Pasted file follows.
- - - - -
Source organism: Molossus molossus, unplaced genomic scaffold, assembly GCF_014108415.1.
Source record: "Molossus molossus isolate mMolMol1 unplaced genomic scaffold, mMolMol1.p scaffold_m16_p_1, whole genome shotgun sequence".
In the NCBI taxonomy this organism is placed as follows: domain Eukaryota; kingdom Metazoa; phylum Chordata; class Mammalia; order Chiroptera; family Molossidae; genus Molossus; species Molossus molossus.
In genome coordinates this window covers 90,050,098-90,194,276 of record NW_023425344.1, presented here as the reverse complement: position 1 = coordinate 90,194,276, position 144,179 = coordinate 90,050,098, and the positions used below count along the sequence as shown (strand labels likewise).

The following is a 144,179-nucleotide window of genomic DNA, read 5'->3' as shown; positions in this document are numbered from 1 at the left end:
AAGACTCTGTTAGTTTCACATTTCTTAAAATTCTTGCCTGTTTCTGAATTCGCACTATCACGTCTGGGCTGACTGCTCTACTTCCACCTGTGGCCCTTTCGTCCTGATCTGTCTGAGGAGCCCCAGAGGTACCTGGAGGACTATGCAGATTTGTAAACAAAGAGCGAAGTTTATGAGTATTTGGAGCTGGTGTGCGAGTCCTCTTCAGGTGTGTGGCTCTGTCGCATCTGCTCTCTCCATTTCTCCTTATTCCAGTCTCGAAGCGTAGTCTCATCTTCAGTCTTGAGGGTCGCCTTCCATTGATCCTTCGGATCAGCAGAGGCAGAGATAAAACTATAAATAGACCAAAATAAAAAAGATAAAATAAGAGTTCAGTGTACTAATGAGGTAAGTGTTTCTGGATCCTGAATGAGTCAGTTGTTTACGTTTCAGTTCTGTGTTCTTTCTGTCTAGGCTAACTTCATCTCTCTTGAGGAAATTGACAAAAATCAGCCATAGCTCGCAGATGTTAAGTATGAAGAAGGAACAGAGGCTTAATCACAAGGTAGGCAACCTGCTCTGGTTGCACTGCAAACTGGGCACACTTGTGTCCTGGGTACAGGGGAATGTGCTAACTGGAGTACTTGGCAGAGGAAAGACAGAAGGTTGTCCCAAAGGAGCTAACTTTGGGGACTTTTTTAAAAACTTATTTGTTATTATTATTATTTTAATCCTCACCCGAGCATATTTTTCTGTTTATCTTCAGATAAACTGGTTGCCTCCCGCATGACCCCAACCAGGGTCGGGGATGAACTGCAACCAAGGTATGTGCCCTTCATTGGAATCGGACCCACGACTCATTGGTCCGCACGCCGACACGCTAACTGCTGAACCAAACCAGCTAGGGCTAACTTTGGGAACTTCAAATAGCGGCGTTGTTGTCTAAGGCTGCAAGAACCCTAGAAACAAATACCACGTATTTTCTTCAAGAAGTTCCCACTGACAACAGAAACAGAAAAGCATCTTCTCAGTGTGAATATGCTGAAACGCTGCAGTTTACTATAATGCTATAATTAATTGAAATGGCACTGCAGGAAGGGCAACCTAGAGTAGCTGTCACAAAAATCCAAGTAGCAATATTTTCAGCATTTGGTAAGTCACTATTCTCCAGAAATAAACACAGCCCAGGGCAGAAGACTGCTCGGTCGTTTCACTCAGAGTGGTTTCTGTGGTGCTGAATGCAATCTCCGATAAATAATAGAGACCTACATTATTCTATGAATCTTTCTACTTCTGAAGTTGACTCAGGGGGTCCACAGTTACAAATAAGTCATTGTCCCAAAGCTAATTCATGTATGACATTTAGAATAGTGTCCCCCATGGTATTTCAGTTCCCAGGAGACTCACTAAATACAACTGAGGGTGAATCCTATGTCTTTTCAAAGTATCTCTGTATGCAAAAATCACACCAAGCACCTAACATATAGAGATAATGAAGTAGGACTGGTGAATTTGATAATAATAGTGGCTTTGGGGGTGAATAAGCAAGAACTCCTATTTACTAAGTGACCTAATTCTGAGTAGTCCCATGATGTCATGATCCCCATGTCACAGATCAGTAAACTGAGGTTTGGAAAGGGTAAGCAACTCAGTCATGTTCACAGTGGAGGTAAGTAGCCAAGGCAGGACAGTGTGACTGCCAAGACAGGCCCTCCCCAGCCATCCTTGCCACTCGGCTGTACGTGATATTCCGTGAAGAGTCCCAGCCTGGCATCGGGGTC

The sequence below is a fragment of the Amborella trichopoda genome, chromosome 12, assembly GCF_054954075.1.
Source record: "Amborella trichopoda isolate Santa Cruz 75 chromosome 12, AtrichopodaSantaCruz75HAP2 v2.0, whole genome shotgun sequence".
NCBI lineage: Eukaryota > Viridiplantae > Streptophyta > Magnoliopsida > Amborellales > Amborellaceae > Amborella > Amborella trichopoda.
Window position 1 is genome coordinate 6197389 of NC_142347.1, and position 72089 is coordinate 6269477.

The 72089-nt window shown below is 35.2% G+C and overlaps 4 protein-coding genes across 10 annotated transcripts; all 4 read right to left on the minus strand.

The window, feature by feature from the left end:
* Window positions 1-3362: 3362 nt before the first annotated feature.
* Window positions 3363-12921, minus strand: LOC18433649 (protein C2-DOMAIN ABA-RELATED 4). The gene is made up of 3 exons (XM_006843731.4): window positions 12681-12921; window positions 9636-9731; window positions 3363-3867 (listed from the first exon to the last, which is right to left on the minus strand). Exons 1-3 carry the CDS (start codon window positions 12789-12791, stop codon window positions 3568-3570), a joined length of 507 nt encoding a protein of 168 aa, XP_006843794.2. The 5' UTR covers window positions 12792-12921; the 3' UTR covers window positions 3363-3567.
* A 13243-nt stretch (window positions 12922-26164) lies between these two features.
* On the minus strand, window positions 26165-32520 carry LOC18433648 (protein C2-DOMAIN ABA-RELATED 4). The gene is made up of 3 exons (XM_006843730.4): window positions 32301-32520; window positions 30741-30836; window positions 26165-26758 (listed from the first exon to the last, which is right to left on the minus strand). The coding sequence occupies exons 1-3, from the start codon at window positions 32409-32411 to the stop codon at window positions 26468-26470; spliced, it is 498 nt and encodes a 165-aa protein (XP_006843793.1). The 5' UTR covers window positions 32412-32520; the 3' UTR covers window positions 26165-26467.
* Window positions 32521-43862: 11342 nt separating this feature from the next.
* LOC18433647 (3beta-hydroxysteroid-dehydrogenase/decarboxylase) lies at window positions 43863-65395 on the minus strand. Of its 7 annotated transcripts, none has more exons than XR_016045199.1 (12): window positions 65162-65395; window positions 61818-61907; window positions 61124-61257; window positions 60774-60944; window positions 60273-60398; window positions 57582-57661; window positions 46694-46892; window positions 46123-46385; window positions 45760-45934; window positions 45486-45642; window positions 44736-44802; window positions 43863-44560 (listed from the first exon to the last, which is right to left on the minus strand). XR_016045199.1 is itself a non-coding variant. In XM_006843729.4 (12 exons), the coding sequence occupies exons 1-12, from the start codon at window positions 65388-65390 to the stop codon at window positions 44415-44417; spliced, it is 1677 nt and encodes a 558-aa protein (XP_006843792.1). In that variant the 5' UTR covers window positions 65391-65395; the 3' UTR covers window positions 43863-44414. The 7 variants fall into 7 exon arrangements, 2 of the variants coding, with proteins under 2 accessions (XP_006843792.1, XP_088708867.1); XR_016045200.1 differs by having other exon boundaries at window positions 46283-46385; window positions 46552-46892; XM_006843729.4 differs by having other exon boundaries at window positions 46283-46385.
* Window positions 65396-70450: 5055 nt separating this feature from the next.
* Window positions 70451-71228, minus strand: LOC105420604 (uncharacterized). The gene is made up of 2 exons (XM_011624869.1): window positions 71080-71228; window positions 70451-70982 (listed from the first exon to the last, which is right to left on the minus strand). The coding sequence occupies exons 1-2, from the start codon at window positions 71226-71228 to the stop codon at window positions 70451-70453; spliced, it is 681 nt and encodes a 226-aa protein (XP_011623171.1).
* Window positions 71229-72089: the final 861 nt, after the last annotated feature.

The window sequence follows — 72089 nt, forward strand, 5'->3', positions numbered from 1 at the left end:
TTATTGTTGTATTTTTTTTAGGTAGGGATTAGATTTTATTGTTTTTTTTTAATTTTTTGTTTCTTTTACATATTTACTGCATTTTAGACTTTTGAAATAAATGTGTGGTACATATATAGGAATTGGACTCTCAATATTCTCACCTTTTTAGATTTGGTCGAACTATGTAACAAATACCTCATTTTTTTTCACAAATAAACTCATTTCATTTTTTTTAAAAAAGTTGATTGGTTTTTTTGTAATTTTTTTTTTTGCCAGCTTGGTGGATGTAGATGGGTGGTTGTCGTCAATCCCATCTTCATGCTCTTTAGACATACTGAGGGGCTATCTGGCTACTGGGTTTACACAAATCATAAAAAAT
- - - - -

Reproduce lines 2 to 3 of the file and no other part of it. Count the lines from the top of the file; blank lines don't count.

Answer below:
Source record: "Molossus molossus isolate mMolMol1 unplaced genomic scaffold, mMolMol1.p scaffold_m16_p_1, whole genome shotgun sequence".
In the NCBI taxonomy this organism is placed as follows: domain Eukaryota; kingdom Metazoa; phylum Chordata; class Mammalia; order Chiroptera; family Molossidae; genus Molossus; species Molossus molossus.